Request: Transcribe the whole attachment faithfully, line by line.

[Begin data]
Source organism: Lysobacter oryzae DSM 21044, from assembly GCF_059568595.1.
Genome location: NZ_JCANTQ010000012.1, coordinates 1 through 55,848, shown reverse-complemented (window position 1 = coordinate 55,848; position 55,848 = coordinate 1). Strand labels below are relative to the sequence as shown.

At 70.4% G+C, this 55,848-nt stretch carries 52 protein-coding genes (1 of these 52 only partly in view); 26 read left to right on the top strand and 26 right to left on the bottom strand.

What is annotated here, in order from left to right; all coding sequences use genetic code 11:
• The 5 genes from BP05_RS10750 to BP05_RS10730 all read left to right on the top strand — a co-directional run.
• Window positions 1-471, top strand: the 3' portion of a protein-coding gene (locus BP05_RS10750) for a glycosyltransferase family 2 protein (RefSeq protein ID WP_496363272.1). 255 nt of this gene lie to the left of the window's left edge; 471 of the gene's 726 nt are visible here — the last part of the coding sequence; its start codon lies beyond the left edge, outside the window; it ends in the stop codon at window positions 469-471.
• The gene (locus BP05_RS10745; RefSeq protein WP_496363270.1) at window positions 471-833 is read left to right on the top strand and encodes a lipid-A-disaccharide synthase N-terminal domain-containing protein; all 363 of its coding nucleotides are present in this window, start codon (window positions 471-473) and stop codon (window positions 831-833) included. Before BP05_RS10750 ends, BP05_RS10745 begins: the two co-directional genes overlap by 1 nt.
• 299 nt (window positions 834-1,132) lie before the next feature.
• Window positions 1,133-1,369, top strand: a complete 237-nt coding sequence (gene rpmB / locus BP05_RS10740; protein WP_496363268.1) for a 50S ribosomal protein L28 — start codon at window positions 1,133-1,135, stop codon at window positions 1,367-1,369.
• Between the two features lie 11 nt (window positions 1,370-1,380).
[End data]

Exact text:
Source organism: Lysobacter oryzae DSM 21044, from assembly GCF_059568595.1.
Genome location: NZ_JCANTQ010000012.1, coordinates 1 through 55,848, shown reverse-complemented (window position 1 = coordinate 55,848; position 55,848 = coordinate 1). Strand labels below are relative to the sequence as shown.

At 70.4% G+C, this 55,848-nt stretch carries 52 protein-coding genes (1 of these 52 only partly in view); 26 read left to right on the top strand and 26 right to left on the bottom strand.

What is annotated here, in order from left to right; all coding sequences use genetic code 11:
• The 5 genes from BP05_RS10750 to BP05_RS10730 all read left to right on the top strand — a co-directional run.
• Window positions 1-471, top strand: the 3' portion of a protein-coding gene (locus BP05_RS10750) for a glycosyltransferase family 2 protein (RefSeq protein ID WP_496363272.1). 255 nt of this gene lie to the left of the window's left edge; 471 of the gene's 726 nt are visible here — the last part of the coding sequence; its start codon lies beyond the left edge, outside the window; it ends in the stop codon at window positions 469-471.
• The gene (locus BP05_RS10745; RefSeq protein WP_496363270.1) at window positions 471-833 is read left to right on the top strand and encodes a lipid-A-disaccharide synthase N-terminal domain-containing protein; all 363 of its coding nucleotides are present in this window, start codon (window positions 471-473) and stop codon (window positions 831-833) included. Before BP05_RS10750 ends, BP05_RS10745 begins: the two co-directional genes overlap by 1 nt.
• 299 nt (window positions 834-1,132) lie before the next feature.
• Window positions 1,133-1,369, top strand: a complete 237-nt coding sequence (gene rpmB / locus BP05_RS10740; protein WP_496363268.1) for a 50S ribosomal protein L28 — start codon at window positions 1,133-1,135, stop codon at window positions 1,367-1,369.
• Between the two features lie 11 nt (window positions 1,370-1,380).